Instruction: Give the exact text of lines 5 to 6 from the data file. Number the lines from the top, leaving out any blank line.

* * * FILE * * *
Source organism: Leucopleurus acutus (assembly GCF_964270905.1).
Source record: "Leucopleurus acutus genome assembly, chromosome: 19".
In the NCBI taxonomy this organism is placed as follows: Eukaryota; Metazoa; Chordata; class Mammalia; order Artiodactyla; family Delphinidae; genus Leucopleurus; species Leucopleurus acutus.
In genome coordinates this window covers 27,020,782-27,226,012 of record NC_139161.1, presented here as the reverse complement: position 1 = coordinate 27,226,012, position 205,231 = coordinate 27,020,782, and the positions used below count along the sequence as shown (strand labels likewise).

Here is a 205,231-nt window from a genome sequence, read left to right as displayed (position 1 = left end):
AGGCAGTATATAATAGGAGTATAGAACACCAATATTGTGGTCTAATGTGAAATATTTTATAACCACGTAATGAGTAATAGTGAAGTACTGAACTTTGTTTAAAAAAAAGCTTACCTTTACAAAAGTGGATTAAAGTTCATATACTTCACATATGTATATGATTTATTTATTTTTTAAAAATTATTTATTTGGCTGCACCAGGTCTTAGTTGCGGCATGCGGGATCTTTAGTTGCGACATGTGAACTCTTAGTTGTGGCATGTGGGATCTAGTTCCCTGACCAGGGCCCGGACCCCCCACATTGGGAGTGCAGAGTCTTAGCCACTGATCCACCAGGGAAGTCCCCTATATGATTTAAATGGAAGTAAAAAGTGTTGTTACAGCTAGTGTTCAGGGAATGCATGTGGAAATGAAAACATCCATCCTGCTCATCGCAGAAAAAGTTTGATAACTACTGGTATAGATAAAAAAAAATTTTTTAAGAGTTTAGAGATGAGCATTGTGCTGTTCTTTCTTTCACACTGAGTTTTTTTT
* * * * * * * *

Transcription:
Here is a 205,231-nt window from a genome sequence, read left to right as displayed (position 1 = left end):
AGGCAGTATATAATAGGAGTATAGAACACCAATATTGTGGTCTAATGTGAAATATTTTATAACCACGTAATGAGTAATAGTGAAGTACTGAACTTTGTTTAAAAAAAAGCTTACCTTTACAAAAGTGGATTAAAGTTCATATACTTCACATATGTATATGATTTATTTATTTTTTAAAAATTATTTATTTGGCTGCACCAGGTCTTAGTTGCGGCATGCGGGATCTTTAGTTGCGACATGTGAACTCTTAGTTGTGGCATGTGGGATCTAGTTCCCTGACCAGGGCCCGGACCCCCCACATTGGGAGTGCAGAGTCTTAGCCACTGATCCACCAGGGAAGTCCCCTATATGATTTAAATGGAAGTAAAAAGTGTTGTTACAGCTAGTGTTCAGGGAATGCATGTGGAAATGAAAACATCCATCCTGCTCATCGCAGAAAAAGTTTGATAACTACTGGTATAGATAAAAAAAAATTTTTTAAGAGTTTAGAGATGAGCATTGTGCTGTTCTTTCTTTCACACTGAGTTTTTTTT